Dan Willingham's Why Don't Students Like School? is a book applying findings of cognitive psychology to the world of education. Sound a lot like Eric Jensen and his wildly popular book Teaching With the Brain in Mind? Well, unlike Jensen - who educators hear a lot about - Willingham is a PhD in cognitive psychology (while Jensen, who has a bachelors in English, is "working towards" a PhD from an online university, while making his real living as a motivational speaker). Long and short: Willingham is the real deal and I move to suggest that this book infinitely deserves more popularity amongst educators than anything Jensen has written.

Willingham's basic theme is that, despite everything you've heard, nothing works to increase student ability like factual learning and practice. In fact, one of his first ideas is to point out that what seperates the excellent student (or adult) from those performing less well is their ability to recall facts. The more facts you know about your subject, the more you can understand your subject because of significantly less energy spent on fact recall or retention. With facts learned to automaticity, more time can be spent on higher-order concept learning, and once that becomes automatic....etc.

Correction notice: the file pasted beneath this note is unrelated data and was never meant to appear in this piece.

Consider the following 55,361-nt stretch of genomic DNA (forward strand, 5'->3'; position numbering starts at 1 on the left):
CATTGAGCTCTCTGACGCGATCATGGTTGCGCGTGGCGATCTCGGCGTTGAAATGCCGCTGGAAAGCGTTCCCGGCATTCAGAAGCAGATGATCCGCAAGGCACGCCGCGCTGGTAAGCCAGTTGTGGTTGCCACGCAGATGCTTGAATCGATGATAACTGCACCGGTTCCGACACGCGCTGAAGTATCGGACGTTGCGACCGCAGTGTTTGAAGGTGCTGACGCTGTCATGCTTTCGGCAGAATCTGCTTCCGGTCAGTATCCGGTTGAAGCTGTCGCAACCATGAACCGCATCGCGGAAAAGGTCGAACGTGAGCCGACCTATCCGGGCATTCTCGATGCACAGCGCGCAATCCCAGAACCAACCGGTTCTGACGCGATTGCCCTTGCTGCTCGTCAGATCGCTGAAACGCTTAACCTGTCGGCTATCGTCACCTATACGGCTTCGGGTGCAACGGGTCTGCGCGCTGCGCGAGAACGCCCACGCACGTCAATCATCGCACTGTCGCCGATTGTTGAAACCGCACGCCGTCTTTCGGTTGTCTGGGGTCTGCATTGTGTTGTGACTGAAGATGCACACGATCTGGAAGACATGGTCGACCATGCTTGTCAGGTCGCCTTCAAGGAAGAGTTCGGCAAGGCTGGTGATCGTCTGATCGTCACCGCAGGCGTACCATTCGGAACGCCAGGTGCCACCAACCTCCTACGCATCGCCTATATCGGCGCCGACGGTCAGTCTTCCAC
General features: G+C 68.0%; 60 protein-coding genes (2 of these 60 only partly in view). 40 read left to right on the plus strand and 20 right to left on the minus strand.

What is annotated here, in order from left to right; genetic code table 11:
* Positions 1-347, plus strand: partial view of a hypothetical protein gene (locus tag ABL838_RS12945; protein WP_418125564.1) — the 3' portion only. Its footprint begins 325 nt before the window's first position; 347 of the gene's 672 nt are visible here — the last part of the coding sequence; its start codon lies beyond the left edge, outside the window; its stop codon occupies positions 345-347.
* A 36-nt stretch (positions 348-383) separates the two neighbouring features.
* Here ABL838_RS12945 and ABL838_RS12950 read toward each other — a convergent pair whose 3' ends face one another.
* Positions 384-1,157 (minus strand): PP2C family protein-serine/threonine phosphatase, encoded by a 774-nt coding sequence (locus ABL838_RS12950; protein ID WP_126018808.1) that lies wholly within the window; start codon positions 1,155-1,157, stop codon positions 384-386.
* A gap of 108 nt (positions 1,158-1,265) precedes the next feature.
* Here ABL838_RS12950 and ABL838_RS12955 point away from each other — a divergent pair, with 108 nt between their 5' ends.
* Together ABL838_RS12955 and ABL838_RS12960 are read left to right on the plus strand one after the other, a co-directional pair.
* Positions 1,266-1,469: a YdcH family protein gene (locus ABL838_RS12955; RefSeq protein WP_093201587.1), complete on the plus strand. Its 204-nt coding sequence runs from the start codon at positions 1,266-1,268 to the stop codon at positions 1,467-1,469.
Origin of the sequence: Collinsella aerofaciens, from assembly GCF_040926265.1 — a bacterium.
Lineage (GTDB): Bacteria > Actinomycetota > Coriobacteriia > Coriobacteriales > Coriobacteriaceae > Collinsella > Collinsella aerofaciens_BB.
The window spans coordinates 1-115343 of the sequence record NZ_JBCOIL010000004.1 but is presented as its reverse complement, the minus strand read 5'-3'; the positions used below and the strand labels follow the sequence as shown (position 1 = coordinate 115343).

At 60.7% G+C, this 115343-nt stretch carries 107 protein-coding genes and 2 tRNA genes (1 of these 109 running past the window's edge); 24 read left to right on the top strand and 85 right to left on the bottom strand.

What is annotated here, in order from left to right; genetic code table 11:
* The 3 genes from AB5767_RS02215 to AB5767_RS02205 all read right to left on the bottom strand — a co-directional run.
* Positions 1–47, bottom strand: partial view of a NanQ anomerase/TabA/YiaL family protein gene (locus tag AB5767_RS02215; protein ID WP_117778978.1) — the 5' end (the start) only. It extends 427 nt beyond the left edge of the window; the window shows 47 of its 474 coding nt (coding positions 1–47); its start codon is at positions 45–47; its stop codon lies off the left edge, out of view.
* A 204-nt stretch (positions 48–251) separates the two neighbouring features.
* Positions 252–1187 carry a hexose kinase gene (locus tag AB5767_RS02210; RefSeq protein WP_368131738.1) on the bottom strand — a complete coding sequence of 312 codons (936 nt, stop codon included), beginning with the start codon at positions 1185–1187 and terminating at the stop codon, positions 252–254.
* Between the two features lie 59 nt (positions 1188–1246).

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235 of 245 people found the following review helpful By James J. OKeeffe on March 20, 2009
Format: Hardcover
Factual knowledge must precede skill. Rote learning and memorization are valuable teaching strategies. Teaching to "multiple intelligences," "learning styles," and individual student interests is a waste of time. Is this really a cognitive psychologist talking?

The answer is yes, and Dr. Willingham should be knighted for flouting some of the most persistent lies about what constitutes "best practice" in the classroom these days. I just attended the ASCD's national conference in Florida last week, and while there was much blathering about brain research, teaching to the "whole child," and professional learning communities (the latest cult movement among education bureaucrats), there was precious little discussion about substantive teaching. In just 165 pages, Dr. Willingham presents more useful information than I've managed to glean in ten years of teacher-training, and he does so in a user-friendly, non-dogmatic style that can be read in one sitting.